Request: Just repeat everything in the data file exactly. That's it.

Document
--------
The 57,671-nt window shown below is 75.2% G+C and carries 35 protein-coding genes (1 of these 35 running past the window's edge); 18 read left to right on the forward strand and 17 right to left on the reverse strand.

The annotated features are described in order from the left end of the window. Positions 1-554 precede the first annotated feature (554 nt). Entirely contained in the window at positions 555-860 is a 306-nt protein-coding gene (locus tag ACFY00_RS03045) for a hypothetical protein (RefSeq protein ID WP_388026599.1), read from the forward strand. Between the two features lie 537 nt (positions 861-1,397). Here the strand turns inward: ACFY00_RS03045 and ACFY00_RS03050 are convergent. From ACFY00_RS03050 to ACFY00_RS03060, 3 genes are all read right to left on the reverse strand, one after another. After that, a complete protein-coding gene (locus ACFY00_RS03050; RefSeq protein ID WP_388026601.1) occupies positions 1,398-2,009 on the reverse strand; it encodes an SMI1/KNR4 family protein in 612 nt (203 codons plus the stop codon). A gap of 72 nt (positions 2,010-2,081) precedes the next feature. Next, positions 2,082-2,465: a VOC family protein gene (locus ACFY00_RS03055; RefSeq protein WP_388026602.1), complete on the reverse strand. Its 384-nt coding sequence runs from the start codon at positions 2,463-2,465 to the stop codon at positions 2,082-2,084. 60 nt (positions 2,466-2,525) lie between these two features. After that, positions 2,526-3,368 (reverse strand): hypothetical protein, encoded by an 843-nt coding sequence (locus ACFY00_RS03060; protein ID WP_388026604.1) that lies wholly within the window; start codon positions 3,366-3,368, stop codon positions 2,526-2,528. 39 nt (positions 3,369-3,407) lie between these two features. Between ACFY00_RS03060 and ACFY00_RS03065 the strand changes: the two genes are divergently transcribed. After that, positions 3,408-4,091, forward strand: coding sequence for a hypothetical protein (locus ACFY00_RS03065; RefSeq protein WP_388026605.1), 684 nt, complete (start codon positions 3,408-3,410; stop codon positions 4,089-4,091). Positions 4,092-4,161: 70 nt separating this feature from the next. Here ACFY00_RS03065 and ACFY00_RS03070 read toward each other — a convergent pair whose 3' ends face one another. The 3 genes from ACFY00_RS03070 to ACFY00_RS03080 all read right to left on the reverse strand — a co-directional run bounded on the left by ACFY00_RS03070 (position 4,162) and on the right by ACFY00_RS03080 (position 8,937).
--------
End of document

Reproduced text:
The 57,671-nt window shown below is 75.2% G+C and carries 35 protein-coding genes (1 of these 35 running past the window's edge); 18 read left to right on the forward strand and 17 right to left on the reverse strand.

The annotated features are described in order from the left end of the window. Positions 1-554 precede the first annotated feature (554 nt). Entirely contained in the window at positions 555-860 is a 306-nt protein-coding gene (locus tag ACFY00_RS03045) for a hypothetical protein (RefSeq protein ID WP_388026599.1), read from the forward strand. Between the two features lie 537 nt (positions 861-1,397). Here the strand turns inward: ACFY00_RS03045 and ACFY00_RS03050 are convergent. From ACFY00_RS03050 to ACFY00_RS03060, 3 genes are all read right to left on the reverse strand, one after another. After that, a complete protein-coding gene (locus ACFY00_RS03050; RefSeq protein ID WP_388026601.1) occupies positions 1,398-2,009 on the reverse strand; it encodes an SMI1/KNR4 family protein in 612 nt (203 codons plus the stop codon). A gap of 72 nt (positions 2,010-2,081) precedes the next feature. Next, positions 2,082-2,465: a VOC family protein gene (locus ACFY00_RS03055; RefSeq protein WP_388026602.1), complete on the reverse strand. Its 384-nt coding sequence runs from the start codon at positions 2,463-2,465 to the stop codon at positions 2,082-2,084. 60 nt (positions 2,466-2,525) lie between these two features. After that, positions 2,526-3,368 (reverse strand): hypothetical protein, encoded by an 843-nt coding sequence (locus ACFY00_RS03060; protein ID WP_388026604.1) that lies wholly within the window; start codon positions 3,366-3,368, stop codon positions 2,526-2,528. 39 nt (positions 3,369-3,407) lie between these two features. Between ACFY00_RS03060 and ACFY00_RS03065 the strand changes: the two genes are divergently transcribed. After that, positions 3,408-4,091, forward strand: coding sequence for a hypothetical protein (locus ACFY00_RS03065; RefSeq protein WP_388026605.1), 684 nt, complete (start codon positions 3,408-3,410; stop codon positions 4,089-4,091). Positions 4,092-4,161: 70 nt separating this feature from the next. Here ACFY00_RS03065 and ACFY00_RS03070 read toward each other — a convergent pair whose 3' ends face one another. The 3 genes from ACFY00_RS03070 to ACFY00_RS03080 all read right to left on the reverse strand — a co-directional run bounded on the left by ACFY00_RS03070 (position 4,162) and on the right by ACFY00_RS03080 (position 8,937).